I don't expect the municipality to give me a break because I'm delayed a few minutes past the point of meter expiration.

      Delete
  15. I can understand human nature, of wanting to get out of a bad situation as easily as possible, even if it isn't entirely kosher. People sometimes do that when under stress, or simply when they feel "victimized", even if it is entirely their own fault. While this whole thing bothers me quite a bit, there are two aspects of it that bother me most of all:

    1) The fact that a group of people (a store, a street, a community, etc) have institutionalized fraud so openly, and that such fraud is accepted (and even celebrated to an extent) without any awareness that it is wrong.
    and
    2) That people GO OUT OF THEIR WAY to support this fraud. The people "donating" their parking slips have to perform an affirmative action to perpetrate the fraud. After they return to their car with their purchases, they have to grab the slip and BRING IT BACK to the store to put into the envelope. It appears that they really believe that they are doing good - that it is a real chessed they are doing!

    And that's the saddest part of the whole thing, it's an olam hafuch, where bad becomes good and good becomes bad.

    ReplyDelete
    Replies
    1. Not that I'm condoning it, but the rip-off is on both sides.

      The city does this as a business -- a big business, $35 for being 5 minutes overtime.

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    2. So put in the extra quarter beforehand to avoid a possible $35 fine. Do the expected value calculation and see if you come out ahead.

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  16. Not that I'm condoning it, but the rip-off is on both sides.

    The city does this as a business -- a big business, $35 for being 5 minutes overtime.

    And it's enforced with a vengeance, with dedicating agents lying in wait.

    ReplyDelete
    Replies
    1. Once you add the "but" you are mitigating it and thus to some extent justifying. There is no justification, period. If you exceed the time you pay the fine. ZEHU!

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    2. I'm being melamed zechus.

      Whenever it's happened to me, I paid.

      Let me ask you, though, is there any point at which this becomes, on the part of the City, predatory?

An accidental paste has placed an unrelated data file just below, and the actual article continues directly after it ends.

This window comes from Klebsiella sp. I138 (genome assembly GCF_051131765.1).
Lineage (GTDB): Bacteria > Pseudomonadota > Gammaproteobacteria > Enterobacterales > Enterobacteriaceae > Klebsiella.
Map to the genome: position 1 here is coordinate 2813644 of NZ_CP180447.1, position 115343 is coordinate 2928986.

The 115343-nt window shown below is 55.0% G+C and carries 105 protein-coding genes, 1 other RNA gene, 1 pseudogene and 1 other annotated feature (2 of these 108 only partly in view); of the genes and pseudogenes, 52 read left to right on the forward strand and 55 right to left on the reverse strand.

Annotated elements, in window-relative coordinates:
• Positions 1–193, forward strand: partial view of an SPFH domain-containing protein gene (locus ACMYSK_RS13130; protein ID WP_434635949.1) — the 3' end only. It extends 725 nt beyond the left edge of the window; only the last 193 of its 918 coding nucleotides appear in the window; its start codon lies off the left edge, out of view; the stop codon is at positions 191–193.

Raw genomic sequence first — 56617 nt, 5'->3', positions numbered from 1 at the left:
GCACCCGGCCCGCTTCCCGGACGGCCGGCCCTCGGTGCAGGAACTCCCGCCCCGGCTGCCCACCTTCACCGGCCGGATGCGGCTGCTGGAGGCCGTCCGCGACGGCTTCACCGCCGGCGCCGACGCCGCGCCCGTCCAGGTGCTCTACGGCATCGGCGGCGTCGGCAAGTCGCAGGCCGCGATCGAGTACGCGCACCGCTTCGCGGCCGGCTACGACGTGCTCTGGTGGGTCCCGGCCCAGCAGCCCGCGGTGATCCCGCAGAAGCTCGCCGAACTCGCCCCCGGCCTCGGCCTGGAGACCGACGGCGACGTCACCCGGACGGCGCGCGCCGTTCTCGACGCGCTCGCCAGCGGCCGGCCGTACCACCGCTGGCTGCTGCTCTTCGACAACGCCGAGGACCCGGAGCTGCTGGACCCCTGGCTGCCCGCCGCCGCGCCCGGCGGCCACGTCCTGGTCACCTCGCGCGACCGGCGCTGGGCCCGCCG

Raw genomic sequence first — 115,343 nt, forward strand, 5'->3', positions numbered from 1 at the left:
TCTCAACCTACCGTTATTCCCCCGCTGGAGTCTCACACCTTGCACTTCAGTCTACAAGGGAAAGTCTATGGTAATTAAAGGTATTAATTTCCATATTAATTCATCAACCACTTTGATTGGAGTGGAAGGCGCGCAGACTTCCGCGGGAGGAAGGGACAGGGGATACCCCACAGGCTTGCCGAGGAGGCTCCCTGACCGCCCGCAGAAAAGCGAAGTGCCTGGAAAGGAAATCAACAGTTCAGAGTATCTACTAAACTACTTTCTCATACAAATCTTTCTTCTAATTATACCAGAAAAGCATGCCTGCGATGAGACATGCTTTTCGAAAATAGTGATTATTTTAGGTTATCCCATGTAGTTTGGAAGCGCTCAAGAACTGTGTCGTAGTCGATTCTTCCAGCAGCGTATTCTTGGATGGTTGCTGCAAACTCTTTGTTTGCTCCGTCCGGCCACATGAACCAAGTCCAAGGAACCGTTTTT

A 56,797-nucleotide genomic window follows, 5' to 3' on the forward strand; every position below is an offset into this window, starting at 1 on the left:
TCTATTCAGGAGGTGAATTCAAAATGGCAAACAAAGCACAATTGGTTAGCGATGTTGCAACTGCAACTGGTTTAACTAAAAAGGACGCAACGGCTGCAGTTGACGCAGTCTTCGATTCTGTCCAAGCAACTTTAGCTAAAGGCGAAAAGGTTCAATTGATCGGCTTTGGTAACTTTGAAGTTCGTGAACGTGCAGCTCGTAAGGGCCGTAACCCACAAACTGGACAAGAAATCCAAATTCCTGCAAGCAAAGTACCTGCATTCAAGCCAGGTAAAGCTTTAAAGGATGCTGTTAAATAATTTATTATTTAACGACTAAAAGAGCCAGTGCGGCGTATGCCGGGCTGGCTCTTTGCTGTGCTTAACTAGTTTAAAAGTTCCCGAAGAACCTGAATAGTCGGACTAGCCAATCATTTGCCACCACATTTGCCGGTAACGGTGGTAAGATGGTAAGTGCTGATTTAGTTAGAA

Another question (and this has happened to me), what do you do when you're getting in to your car and someone asks you for your parking ticket, so that he can avoid paying a fine?

      (I know, mesaye'ah l'oveir aveirah. However, what if EVERYONE does this, all over the city. Should I tell the yid, "Sorry; Dina d'Malchussa for you, my friend.)

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    3. what do you mean by "what if EVERYONE does this, all over the city. "? is it really that common?

      Let me just write what I wrote elsewhere on this topic:

      Nobody is perfect. I know plenty of people, myself included, who make mistakes, do things wrong, and some who even cheat and steal and lie. The difference is they know they are doing something wrong, and do it anyway. They get caught, they accept the consequences.
      These people, in this case of the ticket gmach, have turned it into a mitzva and have glorified their theft.

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    4. Although I don't live in the city, it seems to me that asking others for a receipt, following receipt of a ticket, is pretty common -- especially in ethnic areas (be it Haitian, Spanish, Russian, you name it) where people are not shy about asking a fellow countryman to help them out.

      Again, I have not done this myself, however I can see where the NYC ticket thing is predatory and am asking the oylam here whether there is any point at which it would be considered as such.

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    5. What you're calling "predatory" others call enforcement. If your time doesn't expire, they can enforce all they want to but you won't get a ticket. And no, I wouldn't give that person my ticket.

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  17. Rafi:

    Please post the Twitter link to where this is posted on Twitter.

    ReplyDelete
    Replies
    1. https://twitter.com/Hockster69/status/261197877676752896

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  18. All of you hypocrites above, including the blog author, who almost undoubtedly once or more in the past tried lying to a cop or meter maid to weasel out of a parking ticket or moving violation he was about to write you --- or, even more likely, went to court to fight a ticket you were guilty of, and pleaded "Not Guilty" even though you were as guilty as sin -- and lied to the judge claiming innocence (probably with some BS excuse), are guilty of the same aveira as you accuse whoever created this idea discussed above on this page.

    You too are liars. You too broke halacha. You too tried to -- or did -- cheat the government. You too violated dina d'malchusa.

    But don't criticize yourself. Attack the "other" Jew.

    ReplyDelete
    Replies
    1. Yes, it is well-known that we are all avaryanim. AshamNU, BagadNU, GazalNU, .... all plural.

      I don't know what you mean by "other" Jew? We are criticizing OURSELVES, the Jewish people. We are criticizing turning bad into good and calling it gemillut chassadim.

      The only way to begin to improve is to understand that there's a problem.

      Delete
  19. it might not be the best thing to do, but I cannot see how NOT paying a parking fine, can be classed as genevo

    ReplyDelete
  20. To anonymous above: I am not sure that not paying a fine is halachically considered plain ganeiva, but it is ganeivat da'at as well as sheker to try to pass off someone else's parking receipt as your own.

    And to the person who is very concerned that the government is predatory and making too much money off of parking meters, this still does not give you reshut to lie or cheat. You must put in enough money to cover the time you will be in shul [even if minyan runs overtime] or you run the risk of being fined. Dina d'malchusa dina applies here.

    And just because you know "a lot of people" who do this kind of thing doesn't make it right. Remember, Avraham Avinu was called "HaIvri" because he stood on side of righteousness against everyone else in the world. Our forefathers did what was right, not what they felt like doing for their own personal comfort.

    ReplyDelete
  21. http://www.vosizneias.com/117244/2012/11/14/new-scheme-to-beat-parking-tickets-has-drivers-sharing-muni-meter-receipts

    ReplyDelete